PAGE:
I represent the people that live, work, pay taxes here in Montana and do not have the ability or desire to relocate their equipment. Many of my constituents and their companies provide fire operation related services to the USDA, BLM and other state and federal agencies. I also represent the thousands of residents, property owners and taxpayers of the greater Missoula and Ravalli counties who depend on expeditious response of emergency resources. If EERAs are not written, and the fire conditions continue to escalate, it will put all fire responders, property owners and the general public in a dangerous and possible deadly situation.

I would ask the Forest Service to make immediate changes to the EERA writing process and those involved, to avert this disaster that is looming on the horizon. As fire conditions continue to worsen, a perfect storm is brewing in our Region that could have detrimental effects on all of us.

Rep. Bill Nooney

Solution for Stevi dumping problem

Dear Editor,

I am a Stevensville Main Street resident and maintain one of its historic homes. I, as well as many others in town who strive to maintain these historic properties, rely heavily on the City disposal for our yard up-keep and maintenance. It is very important that we have this access (immediately) to keep the city clean and well groomed. I simply cannot maintain the yard as so many have appreciated and expect, I'm backed up and can't move!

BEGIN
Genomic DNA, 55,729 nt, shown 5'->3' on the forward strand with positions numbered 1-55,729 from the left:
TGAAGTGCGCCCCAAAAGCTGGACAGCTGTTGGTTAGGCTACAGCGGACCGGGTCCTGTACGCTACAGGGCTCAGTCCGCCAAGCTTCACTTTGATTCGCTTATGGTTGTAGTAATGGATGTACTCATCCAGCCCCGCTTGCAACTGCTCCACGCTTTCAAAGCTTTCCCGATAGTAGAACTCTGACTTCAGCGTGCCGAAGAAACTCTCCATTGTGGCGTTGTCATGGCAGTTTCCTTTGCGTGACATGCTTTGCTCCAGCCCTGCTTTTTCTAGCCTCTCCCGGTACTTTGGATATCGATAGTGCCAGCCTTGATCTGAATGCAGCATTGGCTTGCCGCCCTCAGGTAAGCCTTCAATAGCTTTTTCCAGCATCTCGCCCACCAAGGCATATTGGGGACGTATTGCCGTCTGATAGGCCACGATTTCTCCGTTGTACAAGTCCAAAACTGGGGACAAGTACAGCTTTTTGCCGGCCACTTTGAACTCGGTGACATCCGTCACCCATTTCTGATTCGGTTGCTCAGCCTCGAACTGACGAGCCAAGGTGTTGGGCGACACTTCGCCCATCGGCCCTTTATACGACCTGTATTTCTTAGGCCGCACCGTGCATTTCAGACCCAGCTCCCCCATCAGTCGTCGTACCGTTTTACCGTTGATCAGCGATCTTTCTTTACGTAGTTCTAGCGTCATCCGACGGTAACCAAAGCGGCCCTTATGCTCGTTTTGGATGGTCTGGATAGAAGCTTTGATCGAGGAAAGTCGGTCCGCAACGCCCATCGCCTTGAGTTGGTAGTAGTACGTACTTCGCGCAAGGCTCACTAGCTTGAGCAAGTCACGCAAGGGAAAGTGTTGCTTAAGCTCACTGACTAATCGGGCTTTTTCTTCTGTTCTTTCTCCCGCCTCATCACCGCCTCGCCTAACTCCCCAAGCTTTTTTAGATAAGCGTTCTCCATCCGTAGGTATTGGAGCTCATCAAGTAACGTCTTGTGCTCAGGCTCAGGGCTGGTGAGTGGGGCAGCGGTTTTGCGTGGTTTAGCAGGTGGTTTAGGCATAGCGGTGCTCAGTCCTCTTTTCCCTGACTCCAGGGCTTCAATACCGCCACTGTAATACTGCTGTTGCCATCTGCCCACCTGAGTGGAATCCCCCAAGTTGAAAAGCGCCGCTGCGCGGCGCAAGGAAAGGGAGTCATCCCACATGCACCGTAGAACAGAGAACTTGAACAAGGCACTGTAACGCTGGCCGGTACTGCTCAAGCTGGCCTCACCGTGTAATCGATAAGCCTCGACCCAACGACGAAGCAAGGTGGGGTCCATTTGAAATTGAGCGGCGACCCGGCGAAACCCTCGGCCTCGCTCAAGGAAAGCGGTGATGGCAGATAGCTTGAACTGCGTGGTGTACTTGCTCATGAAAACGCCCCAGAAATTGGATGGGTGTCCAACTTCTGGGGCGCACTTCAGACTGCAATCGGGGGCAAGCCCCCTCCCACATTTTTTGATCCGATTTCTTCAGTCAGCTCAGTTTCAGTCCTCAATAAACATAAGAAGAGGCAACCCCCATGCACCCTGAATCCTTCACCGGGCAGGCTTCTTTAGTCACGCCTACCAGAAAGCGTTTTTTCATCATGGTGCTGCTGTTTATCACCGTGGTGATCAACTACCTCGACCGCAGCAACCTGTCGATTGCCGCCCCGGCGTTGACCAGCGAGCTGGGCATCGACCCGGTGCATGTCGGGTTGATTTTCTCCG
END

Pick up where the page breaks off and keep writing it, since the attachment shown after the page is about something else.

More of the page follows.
My solution. I will gladly pick up the trash in question and bring it to Missoula or Victor and pay whatever to get rid of it. I should hope others would volunteer also. Let's do it Thursday, August 9, meet at the disposal area at 10 a.m. with your trailer or pickup. I hope someone from the City will respond to this to let us in.

Second. Everyone from Stevensville who wants to use the composting "dump" could register at the Police Department. Let's say $5-$10.00 to register per year (summer). That gets you a cheap "pink" sheet of paper you have to show on your dash to get in. It has your name, etc. and license plate number of the vehicle (of your choice) which has to be used to deposit your clippings.